Meet baseball heroes from history

Who hasn’t watched baseball and dreamed of seeing Babe Ruth, Jackie Robinson, Ty Cobb, and Lou Gehrig on the same field as the All Stars of today?

So imagine if one day these and other legends of the past showed up alive again, with their destiny in the hands of a young boy, wanting a game with the current major league stars.

Full of poignant moments and exciting action, it is a novel of striking narrative and power that offers unforgettable characters, hypnotic humor, and breathtaking suspense, while investigating the mysteries of faith, fatherhood, re-incarnation, and baseball.

It is a share-with-your-friends jubilation wrapped in a good old fashioned story of belief and hope.

BABE RUTH
 

The Sultan of Swat


As young George continued to grow into his teens, Father Matthias noticed the young man's catlike coordination, the massive meat hooks that were his hands, the mountainous shoulders and the brawny chest.


This rare and exceptional combination of attributes resulted in Father Matthias devoting endless hours working with him on his hitting, fielding and pitching.


It was the first time that George had ever felt special in his life and it wasn't long before word started to spread about the athletic gifts of this eighteen-year old.


In his hands, when the ball and bat connected, the ball would soar farther and faster than anyone watching believed was possible.


The ball would leave his bat and get tiny ever so fast.



CHRISTY MATHEWSON
 

Big Six


But now his mind flashed again. He was no longer in the friendly confines of the Polo Grounds where the Giants played in New York.


No, he was somewhere else. Somewhere cold. Terrified, frozen and starved, he looked up at a sky obscured by the man-made choking cloud of a stalking, deadly demon.


The rugged landscape's big shoulders rose up over him, as if it was about to stomp him out and declare victory. Fighting in a French ditch against an enemy he didn't know well or really care about, his mind dwelled on something that was all too familiar.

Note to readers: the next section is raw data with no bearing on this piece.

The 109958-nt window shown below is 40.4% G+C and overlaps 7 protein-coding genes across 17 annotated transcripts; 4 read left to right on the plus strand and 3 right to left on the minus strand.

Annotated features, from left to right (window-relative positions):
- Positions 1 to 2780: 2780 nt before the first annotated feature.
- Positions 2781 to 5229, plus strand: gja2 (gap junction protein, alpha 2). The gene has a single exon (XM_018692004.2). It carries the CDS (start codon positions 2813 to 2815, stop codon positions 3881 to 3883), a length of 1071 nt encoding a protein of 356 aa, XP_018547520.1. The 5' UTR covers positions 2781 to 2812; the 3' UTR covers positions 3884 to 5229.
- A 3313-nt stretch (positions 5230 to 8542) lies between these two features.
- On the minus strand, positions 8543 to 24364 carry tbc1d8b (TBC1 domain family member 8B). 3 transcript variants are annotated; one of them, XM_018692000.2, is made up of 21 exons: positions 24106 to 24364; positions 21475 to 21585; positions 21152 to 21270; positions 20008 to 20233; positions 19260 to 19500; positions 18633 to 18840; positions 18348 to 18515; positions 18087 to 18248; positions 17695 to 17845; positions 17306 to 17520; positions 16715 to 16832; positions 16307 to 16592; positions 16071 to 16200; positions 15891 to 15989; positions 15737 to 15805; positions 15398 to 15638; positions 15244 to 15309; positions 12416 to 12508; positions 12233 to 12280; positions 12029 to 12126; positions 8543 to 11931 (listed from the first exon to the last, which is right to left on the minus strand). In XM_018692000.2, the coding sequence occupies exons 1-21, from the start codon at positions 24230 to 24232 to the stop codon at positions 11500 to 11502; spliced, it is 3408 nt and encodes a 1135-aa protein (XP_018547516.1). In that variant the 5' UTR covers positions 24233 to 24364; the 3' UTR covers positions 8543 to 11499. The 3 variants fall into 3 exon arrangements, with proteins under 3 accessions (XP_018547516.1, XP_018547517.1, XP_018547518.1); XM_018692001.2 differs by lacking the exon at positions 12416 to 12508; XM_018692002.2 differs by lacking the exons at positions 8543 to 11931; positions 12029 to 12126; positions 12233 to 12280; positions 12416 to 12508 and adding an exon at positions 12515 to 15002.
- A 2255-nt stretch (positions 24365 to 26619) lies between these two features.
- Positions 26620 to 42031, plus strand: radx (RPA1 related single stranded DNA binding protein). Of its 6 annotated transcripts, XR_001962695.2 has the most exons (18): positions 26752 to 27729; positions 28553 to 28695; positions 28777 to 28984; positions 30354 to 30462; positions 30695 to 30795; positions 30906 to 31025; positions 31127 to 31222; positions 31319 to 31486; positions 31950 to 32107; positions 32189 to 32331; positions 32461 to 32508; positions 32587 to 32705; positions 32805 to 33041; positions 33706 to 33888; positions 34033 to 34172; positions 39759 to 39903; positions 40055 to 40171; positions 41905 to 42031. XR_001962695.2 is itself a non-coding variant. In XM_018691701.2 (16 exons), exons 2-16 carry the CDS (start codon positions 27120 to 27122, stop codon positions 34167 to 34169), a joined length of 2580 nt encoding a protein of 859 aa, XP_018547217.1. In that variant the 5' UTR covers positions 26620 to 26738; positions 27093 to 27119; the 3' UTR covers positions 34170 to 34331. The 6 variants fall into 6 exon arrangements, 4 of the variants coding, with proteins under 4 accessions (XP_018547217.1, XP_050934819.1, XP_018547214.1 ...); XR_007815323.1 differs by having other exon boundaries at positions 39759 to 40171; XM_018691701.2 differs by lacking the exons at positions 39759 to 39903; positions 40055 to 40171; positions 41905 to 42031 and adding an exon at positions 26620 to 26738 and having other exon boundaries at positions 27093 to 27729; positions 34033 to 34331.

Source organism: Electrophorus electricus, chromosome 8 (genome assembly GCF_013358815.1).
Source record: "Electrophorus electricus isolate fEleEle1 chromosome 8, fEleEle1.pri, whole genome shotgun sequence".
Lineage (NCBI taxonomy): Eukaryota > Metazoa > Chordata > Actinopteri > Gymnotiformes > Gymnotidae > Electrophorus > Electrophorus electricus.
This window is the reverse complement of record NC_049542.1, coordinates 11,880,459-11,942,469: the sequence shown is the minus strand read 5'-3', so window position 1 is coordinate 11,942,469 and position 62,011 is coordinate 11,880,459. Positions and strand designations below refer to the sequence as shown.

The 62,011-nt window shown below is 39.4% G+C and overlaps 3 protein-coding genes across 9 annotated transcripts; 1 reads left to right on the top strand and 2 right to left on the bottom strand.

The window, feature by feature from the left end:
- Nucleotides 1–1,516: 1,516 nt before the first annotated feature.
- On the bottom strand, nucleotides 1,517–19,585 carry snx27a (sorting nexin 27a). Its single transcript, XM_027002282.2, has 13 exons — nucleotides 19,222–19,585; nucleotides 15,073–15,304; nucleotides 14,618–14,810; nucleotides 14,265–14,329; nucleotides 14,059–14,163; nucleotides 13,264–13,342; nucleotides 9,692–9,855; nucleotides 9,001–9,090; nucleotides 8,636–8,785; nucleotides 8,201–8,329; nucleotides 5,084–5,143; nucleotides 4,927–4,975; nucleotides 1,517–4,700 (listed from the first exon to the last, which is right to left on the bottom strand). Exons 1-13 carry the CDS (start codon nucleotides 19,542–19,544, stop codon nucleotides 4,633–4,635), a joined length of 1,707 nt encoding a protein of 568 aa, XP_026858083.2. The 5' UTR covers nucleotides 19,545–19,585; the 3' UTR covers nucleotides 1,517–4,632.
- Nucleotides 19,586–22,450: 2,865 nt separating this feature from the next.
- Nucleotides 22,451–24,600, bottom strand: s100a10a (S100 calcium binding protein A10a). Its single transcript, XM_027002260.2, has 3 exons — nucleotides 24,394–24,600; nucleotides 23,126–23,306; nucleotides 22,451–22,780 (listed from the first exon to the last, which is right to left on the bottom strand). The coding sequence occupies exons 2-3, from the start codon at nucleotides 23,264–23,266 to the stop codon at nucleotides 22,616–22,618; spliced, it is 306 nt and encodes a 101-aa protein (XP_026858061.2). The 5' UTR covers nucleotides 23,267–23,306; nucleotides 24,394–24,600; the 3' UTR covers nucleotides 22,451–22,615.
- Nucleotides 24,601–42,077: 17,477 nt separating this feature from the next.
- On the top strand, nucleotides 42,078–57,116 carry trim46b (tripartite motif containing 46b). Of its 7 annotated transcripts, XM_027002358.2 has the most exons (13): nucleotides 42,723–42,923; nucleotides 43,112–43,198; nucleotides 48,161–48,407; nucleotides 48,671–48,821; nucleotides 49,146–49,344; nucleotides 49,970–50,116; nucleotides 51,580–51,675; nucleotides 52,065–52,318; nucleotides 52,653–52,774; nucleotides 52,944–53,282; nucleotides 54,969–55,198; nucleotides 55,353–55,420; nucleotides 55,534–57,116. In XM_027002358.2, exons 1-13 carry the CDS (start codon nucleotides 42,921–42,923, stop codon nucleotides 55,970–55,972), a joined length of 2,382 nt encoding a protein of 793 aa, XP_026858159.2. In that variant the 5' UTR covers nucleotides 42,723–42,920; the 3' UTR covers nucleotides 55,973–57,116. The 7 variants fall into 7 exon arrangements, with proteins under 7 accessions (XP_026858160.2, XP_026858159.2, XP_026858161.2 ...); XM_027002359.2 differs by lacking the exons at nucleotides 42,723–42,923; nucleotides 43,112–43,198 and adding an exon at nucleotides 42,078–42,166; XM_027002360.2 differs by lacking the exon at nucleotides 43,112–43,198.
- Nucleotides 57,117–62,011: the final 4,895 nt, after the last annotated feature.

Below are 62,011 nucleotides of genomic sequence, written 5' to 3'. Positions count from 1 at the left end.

There he was in the U.S. Army during World War One, fighting in the trenches of Europe against a faceless enemy.


This time that mysterious enigma of an enemy was lobbing deadly gas cylinders and shooting rifle pellets at him filled with phosgene gas, the same demonic weapon he was now carrying.



JACKIE ROBINSON
 

The Dark Destroyer


There he was, along with his mother Mallie, and his three brothers and sister, listening intently by the radio for their older brother's name. Cuddled close to each other, more for reassurance than fear, they eagerly listened to the start of the two hundred yard dash competitor introductions of the Olympic Games.


It wasn't because they were Olympic fans, which they weren't, nor because that insane little man, Hitler, was presiding over the games.



JIM THORPE
 

Bright Path


The lightning crackled and exploded outside the one room cabin. Dazzling the Oklahoma sky, it produced a beam that lit up the dark corridor like it was daylight.


As was traditional in the Sac and Fox tribe's heritage, the baby was to be named for an event or sight that occurred at the time of birth.


But this time there were twins. Hence the name Bright Path would christen them both and follow them throughout their youths.


But only one of them would have it serve as a beacon for his future.


With this new rebirth in New York, he remebered now, the piercing pain he felt, when his brother died and left the world at age nine. That was such a gaping hole in his heart that it had pushed him from that point on, to be twice the man he dreamed he could be.



JOSH GIBSON
 

The Black Babe


From as early on as he could remember, he'd always had but one dream. To show the world that he belonged on the game's most elevated stage - the Majors. He had generally accepted his Negro League fate of moving within the phantom shadows of stardom. He knew that segregation in this game was the law of the land, and he was not supposed to speak out about the inequality and prejudice, the two goons that everyone knew were always lurking in the dark.